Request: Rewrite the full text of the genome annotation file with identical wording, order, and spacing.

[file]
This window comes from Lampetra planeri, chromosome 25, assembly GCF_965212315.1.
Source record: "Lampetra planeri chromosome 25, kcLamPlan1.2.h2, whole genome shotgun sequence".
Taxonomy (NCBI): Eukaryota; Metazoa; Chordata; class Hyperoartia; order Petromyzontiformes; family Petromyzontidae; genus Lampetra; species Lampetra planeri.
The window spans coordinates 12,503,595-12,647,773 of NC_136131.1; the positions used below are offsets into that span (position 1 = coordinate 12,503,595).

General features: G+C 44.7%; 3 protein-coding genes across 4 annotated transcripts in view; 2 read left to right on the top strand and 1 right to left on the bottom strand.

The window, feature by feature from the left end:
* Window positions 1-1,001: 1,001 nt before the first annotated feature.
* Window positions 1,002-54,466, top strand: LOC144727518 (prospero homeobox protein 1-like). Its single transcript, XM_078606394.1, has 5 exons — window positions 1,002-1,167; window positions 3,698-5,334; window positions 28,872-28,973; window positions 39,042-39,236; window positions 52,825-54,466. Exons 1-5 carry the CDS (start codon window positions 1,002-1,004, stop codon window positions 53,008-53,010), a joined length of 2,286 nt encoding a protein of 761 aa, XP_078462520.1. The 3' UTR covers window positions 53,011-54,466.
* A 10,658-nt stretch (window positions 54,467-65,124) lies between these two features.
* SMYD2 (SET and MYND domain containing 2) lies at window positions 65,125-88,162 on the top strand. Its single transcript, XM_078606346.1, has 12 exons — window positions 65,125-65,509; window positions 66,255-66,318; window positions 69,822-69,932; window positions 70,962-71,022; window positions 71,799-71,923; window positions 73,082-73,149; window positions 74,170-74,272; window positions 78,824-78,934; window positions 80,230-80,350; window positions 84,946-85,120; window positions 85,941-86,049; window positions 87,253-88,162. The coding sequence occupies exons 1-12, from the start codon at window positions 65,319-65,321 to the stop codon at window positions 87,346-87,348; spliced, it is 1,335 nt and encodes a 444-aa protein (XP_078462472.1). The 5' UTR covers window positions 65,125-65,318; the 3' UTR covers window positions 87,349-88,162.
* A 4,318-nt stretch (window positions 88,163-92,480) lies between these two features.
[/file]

This window comes from Lampetra planeri, chromosome 25, assembly GCF_965212315.1.
Source record: "Lampetra planeri chromosome 25, kcLamPlan1.2.h2, whole genome shotgun sequence".
Taxonomy (NCBI): Eukaryota; Metazoa; Chordata; class Hyperoartia; order Petromyzontiformes; family Petromyzontidae; genus Lampetra; species Lampetra planeri.
The window spans coordinates 12,503,595-12,647,773 of NC_136131.1; the positions used below are offsets into that span (position 1 = coordinate 12,503,595).

General features: G+C 44.7%; 3 protein-coding genes across 4 annotated transcripts in view; 2 read left to right on the top strand and 1 right to left on the bottom strand.

The window, feature by feature from the left end:
* Window positions 1-1,001: 1,001 nt before the first annotated feature.
* Window positions 1,002-54,466, top strand: LOC144727518 (prospero homeobox protein 1-like). Its single transcript, XM_078606394.1, has 5 exons — window positions 1,002-1,167; window positions 3,698-5,334; window positions 28,872-28,973; window positions 39,042-39,236; window positions 52,825-54,466. Exons 1-5 carry the CDS (start codon window positions 1,002-1,004, stop codon window positions 53,008-53,010), a joined length of 2,286 nt encoding a protein of 761 aa, XP_078462520.1. The 3' UTR covers window positions 53,011-54,466.
* A 10,658-nt stretch (window positions 54,467-65,124) lies between these two features.
* SMYD2 (SET and MYND domain containing 2) lies at window positions 65,125-88,162 on the top strand. Its single transcript, XM_078606346.1, has 12 exons — window positions 65,125-65,509; window positions 66,255-66,318; window positions 69,822-69,932; window positions 70,962-71,022; window positions 71,799-71,923; window positions 73,082-73,149; window positions 74,170-74,272; window positions 78,824-78,934; window positions 80,230-80,350; window positions 84,946-85,120; window positions 85,941-86,049; window positions 87,253-88,162. The coding sequence occupies exons 1-12, from the start codon at window positions 65,319-65,321 to the stop codon at window positions 87,346-87,348; spliced, it is 1,335 nt and encodes a 444-aa protein (XP_078462472.1). The 5' UTR covers window positions 65,125-65,318; the 3' UTR covers window positions 87,349-88,162.
* A 4,318-nt stretch (window positions 88,163-92,480) lies between these two features.